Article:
Agile Values – Feb. 26, 2008

Participants: Brett Dubroy, Thanou Thirakul, Lawrence Ludlow, Peter Yu, Jin Tao, Laurence Chiu, Michael Buckley, Romulo Velasquez, Doron Pearl, David Jones, Jessamyn Smith, Afua Osei, Barry O’Driscoll, Louis Richer, Chris Landry, Razvan Terenche, Caleb Powell, Michael Melvin, Ernest Lee, Stephen Ashley

The reading material to start our discussion was Chapter 7, Four Values, from Extreme Programming Explained. The four values that Kent Beck believes are key to any successful XP project are:

  • Communication
  • Simplicity
  • Feedback
  • Courage

The group defined values as things that are an underlying driver and are never compromised. Each person at the forum talked about what they personally experienced/thought were our shared key value(s).

  • Brett Dubroy: Delivery, courage (as a way to facilitate the other XP values).
  • Deth: Nurturing & communication (lots of implicit values wrapped up in striving for growth).
  • Lawrence Ludlow: Balance between delivery and four agile values. Most important value is communication, our environment promotes communication.
  • Peter Yu: Respect (mutual respect). Innovation (ability to creatively express oneself).
  • Jin Tao: Personal growth through intensive interactions at work.
  • Laurence Chiu: Courage is required to deliver feedback through simple messages.
  • Mike Buckley: Delivery (corporately, we’ve developed habits (i-proving process) that facilitate delivery, but will compromise other values to facilitate delivery).
  • Rom: Transparent communication. Sharing of knowledge and responsibility.
  • Doron Pearl: Satisfy the client requirements at any cost—may lead to difficulties in the project room.
  • David Jones: Feedback (still lacking sophistication). Courage.
  • Afua Osei: She has adapted agile values in her own life. Courage depends on the team environment. Missing feedback at the project level (the same issues are occurring over and over again).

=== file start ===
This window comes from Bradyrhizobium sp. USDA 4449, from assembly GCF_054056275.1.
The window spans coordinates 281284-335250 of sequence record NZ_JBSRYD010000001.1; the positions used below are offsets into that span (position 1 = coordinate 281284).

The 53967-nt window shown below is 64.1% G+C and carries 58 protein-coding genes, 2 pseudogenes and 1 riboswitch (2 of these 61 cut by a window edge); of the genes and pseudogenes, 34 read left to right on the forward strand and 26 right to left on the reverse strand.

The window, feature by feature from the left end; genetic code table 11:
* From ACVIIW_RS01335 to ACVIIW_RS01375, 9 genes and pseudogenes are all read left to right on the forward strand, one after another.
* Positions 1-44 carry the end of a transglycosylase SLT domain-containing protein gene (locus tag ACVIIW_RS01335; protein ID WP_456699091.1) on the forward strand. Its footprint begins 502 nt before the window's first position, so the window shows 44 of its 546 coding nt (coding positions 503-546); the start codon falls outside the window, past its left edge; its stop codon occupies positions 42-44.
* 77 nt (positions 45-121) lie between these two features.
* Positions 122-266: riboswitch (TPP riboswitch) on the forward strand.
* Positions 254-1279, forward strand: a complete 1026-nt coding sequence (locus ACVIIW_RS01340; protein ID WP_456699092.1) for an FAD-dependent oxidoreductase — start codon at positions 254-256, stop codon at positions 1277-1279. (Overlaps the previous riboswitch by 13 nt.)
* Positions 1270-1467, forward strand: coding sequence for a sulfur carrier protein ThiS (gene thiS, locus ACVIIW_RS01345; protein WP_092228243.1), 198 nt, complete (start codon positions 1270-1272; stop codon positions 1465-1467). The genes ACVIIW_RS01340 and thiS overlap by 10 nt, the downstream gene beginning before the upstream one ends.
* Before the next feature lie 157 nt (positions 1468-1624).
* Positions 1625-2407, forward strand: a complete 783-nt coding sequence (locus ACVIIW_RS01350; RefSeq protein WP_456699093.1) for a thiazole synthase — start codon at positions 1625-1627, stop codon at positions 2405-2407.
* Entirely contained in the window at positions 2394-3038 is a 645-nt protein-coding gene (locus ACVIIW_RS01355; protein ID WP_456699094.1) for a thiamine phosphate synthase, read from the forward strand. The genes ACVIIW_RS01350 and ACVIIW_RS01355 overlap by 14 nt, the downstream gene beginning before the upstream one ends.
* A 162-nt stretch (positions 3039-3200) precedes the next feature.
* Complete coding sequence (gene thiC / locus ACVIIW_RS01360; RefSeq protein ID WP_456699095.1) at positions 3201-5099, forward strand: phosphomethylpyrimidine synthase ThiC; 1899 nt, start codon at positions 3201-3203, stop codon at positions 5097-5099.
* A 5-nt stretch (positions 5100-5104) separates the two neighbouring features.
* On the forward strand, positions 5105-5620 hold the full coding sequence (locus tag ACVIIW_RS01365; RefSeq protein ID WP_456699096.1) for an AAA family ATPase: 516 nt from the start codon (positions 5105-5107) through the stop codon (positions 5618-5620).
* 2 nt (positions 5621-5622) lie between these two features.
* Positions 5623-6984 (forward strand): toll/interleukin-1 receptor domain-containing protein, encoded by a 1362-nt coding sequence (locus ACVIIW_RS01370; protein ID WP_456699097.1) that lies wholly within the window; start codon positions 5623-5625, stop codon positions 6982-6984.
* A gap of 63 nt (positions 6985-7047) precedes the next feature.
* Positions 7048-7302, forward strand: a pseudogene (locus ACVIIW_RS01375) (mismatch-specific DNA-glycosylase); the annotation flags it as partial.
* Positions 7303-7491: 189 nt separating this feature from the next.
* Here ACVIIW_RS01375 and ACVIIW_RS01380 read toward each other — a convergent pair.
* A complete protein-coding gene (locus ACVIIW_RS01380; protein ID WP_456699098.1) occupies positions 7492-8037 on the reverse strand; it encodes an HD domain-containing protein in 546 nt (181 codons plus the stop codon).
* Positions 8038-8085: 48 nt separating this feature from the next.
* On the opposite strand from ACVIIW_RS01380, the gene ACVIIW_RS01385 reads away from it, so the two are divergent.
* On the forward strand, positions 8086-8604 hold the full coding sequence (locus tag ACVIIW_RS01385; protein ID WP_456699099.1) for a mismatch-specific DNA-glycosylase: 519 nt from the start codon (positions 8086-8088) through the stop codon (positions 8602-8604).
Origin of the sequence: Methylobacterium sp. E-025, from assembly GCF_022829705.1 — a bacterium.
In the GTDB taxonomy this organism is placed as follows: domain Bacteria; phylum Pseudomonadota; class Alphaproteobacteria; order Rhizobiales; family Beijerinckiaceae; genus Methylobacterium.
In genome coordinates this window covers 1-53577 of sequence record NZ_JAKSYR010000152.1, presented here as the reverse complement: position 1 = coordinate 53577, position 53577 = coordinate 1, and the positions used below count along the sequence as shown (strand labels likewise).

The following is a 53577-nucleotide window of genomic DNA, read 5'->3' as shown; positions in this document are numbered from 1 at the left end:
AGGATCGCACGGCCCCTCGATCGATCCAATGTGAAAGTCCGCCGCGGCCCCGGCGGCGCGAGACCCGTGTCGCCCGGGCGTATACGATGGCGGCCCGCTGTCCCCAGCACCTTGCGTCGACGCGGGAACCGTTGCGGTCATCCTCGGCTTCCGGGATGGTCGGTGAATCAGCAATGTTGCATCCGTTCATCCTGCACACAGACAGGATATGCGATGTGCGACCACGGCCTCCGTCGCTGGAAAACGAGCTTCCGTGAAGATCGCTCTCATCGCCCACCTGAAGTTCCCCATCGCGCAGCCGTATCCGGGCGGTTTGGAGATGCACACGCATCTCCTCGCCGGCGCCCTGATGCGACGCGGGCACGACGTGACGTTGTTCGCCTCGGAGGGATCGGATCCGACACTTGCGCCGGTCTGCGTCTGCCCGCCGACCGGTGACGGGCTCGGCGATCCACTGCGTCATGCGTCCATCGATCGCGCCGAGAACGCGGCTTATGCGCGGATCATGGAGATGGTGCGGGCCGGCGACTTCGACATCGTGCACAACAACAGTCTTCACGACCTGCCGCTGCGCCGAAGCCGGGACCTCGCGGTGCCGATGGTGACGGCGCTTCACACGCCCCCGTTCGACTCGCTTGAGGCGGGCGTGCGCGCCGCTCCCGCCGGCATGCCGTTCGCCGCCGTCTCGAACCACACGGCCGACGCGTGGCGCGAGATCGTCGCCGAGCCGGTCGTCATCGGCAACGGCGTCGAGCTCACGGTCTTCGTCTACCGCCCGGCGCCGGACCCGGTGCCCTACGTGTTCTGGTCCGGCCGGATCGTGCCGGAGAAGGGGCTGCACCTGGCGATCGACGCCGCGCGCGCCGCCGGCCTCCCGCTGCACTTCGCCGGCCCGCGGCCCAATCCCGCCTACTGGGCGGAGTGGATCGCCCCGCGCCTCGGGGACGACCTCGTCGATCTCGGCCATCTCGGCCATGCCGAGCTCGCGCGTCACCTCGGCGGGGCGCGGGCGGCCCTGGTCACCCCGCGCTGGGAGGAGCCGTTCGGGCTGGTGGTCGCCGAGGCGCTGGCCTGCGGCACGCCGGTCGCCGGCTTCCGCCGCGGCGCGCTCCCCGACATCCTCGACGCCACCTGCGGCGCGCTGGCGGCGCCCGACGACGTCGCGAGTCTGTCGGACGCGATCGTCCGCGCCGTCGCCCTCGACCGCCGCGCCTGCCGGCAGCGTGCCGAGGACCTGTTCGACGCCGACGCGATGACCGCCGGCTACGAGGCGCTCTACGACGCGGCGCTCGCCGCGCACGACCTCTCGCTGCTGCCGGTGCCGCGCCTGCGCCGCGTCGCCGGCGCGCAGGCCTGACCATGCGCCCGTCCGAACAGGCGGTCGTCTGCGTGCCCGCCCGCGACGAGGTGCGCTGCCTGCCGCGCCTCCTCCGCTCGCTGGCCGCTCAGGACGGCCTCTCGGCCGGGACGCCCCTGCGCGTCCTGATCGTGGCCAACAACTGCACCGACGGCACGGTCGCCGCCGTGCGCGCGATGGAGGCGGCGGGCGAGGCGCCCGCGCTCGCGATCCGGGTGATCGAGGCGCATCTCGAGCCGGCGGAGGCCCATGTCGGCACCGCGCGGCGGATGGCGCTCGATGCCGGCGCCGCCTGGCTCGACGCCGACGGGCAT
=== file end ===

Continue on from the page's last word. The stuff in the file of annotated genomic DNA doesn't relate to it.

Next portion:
• Barry O’Driscoll: Has only been at Intelliware for four weeks, but can be good at his job because he is getting lots of constructive feedback—it’s okay to make a mistake.
  • Louis Richer: Courage (we are open an honest about our ideas and processes).Great feedback at a personal level, but need to improve feedback at an organizational level (client, risk mitigation)—how can we measure this?
  • Chris Landry: Other companies don’t share our values. This makes it more difficult to work in an agile environment. We need to reconcile this. Our process clashes with the best practices in the business.
  • Razvan Terenche: Great life/work balance—he enjoys his work, but has a rich life outside of work as well. Folks are building a community—no one focuses on their own advancement at the expense of others.
  • Caleb Powell: The feeling of empowerment separates Intelliware from other, bigger companies—this leads to greater job satisfaction. Everyone cares and is empowered to change things within the parameters of delivery.
  • Mike Melvin: There is lots of room for improvement in our agile process. There is not enough client contact within the room. We need to figure out how to better sell our process externally. Communication and feedback need to happen at all levels. Courage is our biggest value.
  • Ernest Lee: Everyone is committed to making Intelliware the best place. Folks are willing to share and work together as a team—there is no gaming, selfish motivations, not an oppressive environment, folks are not taking advantage of the privileges.

Group discussion:

  • We need to reconcile that the perceived customer value may be different from the values that we appreciate in our internal environment.
  • The environment facilitates a healthy tension which creates innovation—we adapt to survive.
  • We deliver value: we are building something of use and are empowered to make it better.
  • We care: Folks take responsibility for their own work (they feel bad if there is a mistake).
  • Experimentation part of our culture.

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